Dismantling racism

A narrative analysis of the evolution of and factors influencing White anti-racism action

  • Lauren L. Dawe University of Florida
  • Jennifer A. Jones University of Florida
  • Marilyn E. Swisher University of Florida
  • Paul Ortiz University of Florida
Keywords: White privilege, White identity management, anti-racist action, social justice


Dismantling white privilege requires anti-racist action of some sort. However, there is little research about the factors that influence White people to engage in anti-racist work or what can be done to promote White anti-racist action. We conducted an exploratory qualitative study to address this question where we interviewed White individuals, we had reason to believe were engaged in an anti-racist activity (n = 6). The research question was as follows: To what extent, if any, are the participants aware of their white privilege, and how do they describe their journey to anti-racist action? Findings suggest that dismantling white privilege is a complex journey. Participants engaged in dismantling work described an evolution of the understanding of their white privilege that included influential people that encouraged critical thinking or empathy and some combination of small and large revelatory moments. Participants also spoke to experiences of backtracking or resisting and a constant balancing act related to managing privilege. Scholarly and practical implications of this study are discussed.

Author Biographies

Lauren L. Dawe, University of Florida

Lauren Dawe holds a master's degree in Family, Youth, and Community Sciences from the University of Florida and currently works at the intersection of IT and renewable energy.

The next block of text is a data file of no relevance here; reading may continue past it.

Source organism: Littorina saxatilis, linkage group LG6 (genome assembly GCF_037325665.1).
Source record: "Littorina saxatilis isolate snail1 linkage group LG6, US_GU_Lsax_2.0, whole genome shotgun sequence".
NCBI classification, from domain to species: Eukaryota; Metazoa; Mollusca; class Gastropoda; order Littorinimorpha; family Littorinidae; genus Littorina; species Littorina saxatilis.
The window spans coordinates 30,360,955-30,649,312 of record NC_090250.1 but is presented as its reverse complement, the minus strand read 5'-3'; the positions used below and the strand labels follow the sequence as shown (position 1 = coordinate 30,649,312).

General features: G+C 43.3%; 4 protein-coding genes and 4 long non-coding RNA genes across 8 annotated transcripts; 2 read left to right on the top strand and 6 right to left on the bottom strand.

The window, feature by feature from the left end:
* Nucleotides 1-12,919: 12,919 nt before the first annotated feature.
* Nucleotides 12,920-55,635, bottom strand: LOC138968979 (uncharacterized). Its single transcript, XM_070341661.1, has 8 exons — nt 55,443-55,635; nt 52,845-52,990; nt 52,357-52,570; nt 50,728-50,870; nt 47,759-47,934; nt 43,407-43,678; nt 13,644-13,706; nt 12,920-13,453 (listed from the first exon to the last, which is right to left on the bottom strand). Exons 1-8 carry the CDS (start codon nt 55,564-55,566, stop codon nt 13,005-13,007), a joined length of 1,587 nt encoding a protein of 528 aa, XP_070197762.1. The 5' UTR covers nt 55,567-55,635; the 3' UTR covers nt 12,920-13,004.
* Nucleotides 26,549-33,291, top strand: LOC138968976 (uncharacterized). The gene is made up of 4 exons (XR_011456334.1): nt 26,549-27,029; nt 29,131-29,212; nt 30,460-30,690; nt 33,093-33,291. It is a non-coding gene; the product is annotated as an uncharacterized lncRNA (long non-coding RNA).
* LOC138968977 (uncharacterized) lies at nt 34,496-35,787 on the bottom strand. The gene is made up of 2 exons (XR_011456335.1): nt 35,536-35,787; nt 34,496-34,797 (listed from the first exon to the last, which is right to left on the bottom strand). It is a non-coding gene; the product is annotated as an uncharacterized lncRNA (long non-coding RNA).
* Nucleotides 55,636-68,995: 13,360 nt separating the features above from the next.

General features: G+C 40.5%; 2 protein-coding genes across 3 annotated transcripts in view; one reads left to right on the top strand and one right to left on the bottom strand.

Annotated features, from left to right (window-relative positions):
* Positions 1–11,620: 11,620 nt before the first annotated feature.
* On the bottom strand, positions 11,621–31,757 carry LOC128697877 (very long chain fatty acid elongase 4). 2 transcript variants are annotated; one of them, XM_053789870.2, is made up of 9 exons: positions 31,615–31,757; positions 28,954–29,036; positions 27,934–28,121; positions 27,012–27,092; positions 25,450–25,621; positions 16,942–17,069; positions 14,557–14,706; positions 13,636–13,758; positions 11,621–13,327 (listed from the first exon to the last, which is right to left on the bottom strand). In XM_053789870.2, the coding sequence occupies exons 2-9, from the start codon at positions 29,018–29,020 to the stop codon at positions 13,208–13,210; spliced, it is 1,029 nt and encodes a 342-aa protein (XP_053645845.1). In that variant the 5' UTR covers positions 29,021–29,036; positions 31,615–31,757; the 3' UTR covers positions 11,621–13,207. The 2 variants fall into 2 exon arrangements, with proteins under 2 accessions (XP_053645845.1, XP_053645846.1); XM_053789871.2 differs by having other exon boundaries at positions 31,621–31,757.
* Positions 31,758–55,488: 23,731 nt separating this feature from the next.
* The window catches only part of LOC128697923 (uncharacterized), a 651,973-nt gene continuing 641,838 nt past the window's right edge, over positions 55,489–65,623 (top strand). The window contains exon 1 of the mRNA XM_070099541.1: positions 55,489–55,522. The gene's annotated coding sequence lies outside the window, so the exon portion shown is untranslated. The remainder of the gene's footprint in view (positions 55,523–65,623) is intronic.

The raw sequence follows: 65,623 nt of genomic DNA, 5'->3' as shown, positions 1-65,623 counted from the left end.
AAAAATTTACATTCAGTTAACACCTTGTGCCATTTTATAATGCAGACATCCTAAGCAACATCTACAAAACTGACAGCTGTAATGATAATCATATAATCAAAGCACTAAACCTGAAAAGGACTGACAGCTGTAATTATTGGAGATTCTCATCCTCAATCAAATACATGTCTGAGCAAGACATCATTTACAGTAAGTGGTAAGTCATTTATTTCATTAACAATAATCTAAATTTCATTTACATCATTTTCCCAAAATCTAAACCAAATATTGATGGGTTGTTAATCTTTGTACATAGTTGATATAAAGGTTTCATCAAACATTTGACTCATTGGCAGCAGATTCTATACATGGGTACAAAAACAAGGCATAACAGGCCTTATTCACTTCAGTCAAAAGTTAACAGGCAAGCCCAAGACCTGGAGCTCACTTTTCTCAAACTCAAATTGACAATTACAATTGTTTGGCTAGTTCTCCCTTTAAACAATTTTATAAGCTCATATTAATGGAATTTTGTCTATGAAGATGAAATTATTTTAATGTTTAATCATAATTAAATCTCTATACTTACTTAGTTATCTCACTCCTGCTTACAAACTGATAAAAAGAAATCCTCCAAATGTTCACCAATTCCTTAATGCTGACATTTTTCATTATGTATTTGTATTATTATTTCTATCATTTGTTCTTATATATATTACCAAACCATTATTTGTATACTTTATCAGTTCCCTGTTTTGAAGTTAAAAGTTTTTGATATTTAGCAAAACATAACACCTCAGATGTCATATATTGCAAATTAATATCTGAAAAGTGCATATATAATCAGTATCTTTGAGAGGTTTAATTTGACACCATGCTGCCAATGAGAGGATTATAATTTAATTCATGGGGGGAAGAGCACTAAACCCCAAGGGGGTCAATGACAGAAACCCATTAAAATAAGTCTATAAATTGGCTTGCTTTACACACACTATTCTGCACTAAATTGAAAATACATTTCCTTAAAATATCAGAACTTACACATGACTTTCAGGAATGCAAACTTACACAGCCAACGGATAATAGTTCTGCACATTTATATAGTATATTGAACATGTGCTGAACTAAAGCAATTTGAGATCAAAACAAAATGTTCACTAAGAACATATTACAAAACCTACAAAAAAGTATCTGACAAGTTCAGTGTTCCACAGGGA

Jennifer A. Jones, University of Florida

Jennifer A. Jones is an assistant professor at the University of Florida. She teaches and researches nonprofit management and leadership. 

Marilyn E. Swisher, University of Florida

Marilyn E. Swisher's work as a social scientist focuses largely on improving the outcomes of the large body of research undertaken by biological scientists. Most of her work occurs in the context of large, multidisciplinary teams of biological and social scientists whose goals center on the sustainability of agricultural production in the United States and globally. 

Paul Ortiz, University of Florida

Paul Ortiz is a professor of history and director of the Samuel Proctor Oral History Program at the University of Florida.

How to Cite
Dawe, L., Jones, J., Swisher, M., & Ortiz, P. (2022). Dismantling racism. Understanding and Dismantling Privilege, 12(2), 68 - 85. Retrieved from https://www.wpcjournal.com/article/view/19659